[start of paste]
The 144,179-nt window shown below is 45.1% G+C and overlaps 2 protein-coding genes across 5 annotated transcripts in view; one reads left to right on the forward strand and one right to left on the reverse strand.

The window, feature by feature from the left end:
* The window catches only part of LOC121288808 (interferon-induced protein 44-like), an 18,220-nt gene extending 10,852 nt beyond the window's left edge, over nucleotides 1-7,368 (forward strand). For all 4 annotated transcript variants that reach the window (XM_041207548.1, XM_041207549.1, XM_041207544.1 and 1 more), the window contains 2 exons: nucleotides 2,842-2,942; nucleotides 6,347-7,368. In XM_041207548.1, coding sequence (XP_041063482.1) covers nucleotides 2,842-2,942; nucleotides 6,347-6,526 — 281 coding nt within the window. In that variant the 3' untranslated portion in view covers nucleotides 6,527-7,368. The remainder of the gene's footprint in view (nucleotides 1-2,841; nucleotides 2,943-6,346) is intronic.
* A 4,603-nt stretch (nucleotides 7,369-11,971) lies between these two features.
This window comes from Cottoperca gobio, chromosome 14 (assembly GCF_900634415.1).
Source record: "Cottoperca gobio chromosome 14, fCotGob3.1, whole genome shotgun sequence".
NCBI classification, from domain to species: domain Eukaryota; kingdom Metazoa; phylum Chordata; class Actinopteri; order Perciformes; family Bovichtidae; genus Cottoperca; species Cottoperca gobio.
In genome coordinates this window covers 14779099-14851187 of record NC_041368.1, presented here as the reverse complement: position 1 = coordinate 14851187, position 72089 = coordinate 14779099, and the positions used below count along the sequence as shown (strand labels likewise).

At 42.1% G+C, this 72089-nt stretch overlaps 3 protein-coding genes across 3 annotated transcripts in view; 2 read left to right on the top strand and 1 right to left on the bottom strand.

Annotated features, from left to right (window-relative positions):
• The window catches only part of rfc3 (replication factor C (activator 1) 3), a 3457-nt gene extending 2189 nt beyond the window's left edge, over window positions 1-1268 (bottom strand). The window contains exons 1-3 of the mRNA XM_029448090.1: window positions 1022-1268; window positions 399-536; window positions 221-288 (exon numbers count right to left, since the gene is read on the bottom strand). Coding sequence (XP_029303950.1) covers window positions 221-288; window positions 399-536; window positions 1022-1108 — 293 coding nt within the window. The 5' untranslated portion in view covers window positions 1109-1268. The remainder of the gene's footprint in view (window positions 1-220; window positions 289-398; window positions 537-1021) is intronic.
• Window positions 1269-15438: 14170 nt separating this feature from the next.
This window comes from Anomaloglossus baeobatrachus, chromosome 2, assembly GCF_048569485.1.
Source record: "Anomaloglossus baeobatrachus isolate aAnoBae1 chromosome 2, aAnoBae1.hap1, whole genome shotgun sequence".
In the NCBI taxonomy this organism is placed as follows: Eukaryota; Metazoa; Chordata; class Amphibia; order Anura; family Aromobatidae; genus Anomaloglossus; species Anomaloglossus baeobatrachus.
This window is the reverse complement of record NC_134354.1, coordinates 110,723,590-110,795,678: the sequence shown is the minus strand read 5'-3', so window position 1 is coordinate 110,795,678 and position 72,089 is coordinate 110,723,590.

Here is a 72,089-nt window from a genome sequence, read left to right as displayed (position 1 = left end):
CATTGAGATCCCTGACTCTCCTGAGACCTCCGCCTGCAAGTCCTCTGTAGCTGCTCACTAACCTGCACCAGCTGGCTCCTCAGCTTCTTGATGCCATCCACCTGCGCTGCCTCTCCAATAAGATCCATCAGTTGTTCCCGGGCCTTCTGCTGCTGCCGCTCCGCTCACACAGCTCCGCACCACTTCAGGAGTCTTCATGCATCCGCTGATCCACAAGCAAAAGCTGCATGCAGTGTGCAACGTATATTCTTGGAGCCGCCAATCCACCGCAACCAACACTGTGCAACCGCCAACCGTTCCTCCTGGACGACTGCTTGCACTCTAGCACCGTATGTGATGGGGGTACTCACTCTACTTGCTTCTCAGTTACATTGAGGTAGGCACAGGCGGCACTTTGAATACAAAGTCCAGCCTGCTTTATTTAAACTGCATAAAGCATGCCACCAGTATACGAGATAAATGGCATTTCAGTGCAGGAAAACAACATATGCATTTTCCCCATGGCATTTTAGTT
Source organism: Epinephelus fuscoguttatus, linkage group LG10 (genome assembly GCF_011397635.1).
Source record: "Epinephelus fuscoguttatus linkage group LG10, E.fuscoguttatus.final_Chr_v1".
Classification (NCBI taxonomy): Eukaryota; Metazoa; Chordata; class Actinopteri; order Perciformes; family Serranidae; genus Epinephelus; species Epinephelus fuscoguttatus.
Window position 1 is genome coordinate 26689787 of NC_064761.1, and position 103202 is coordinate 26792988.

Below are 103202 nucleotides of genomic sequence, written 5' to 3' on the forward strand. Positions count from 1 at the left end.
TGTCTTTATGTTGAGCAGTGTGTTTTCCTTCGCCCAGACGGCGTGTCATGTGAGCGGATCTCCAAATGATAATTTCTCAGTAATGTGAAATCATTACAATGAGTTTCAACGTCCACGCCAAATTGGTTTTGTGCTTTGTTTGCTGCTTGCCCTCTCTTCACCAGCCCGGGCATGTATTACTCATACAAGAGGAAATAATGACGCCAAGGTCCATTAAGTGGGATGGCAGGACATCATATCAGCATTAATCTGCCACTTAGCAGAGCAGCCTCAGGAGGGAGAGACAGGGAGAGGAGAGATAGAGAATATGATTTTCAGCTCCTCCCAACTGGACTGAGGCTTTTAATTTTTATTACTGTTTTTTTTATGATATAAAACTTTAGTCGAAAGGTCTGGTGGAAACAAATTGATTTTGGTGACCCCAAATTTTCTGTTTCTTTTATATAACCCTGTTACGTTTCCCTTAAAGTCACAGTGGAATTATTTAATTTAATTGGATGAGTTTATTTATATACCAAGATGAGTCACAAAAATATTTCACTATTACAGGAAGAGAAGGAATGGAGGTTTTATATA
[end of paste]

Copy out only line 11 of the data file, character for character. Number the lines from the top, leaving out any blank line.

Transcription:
• The window catches only part of rfc3 (replication factor C (activator 1) 3), a 3457-nt gene extending 2189 nt beyond the window's left edge, over window positions 1-1268 (bottom strand). The window contains exons 1-3 of the mRNA XM_029448090.1: window positions 1022-1268; window positions 399-536; window positions 221-288 (exon numbers count right to left, since the gene is read on the bottom strand). Coding sequence (XP_029303950.1) covers window positions 221-288; window positions 399-536; window positions 1022-1108 — 293 coding nt within the window. The 5' untranslated portion in view covers window positions 1109-1268. The remainder of the gene's footprint in view (window positions 1-220; window positions 289-398; window positions 537-1021) is intronic.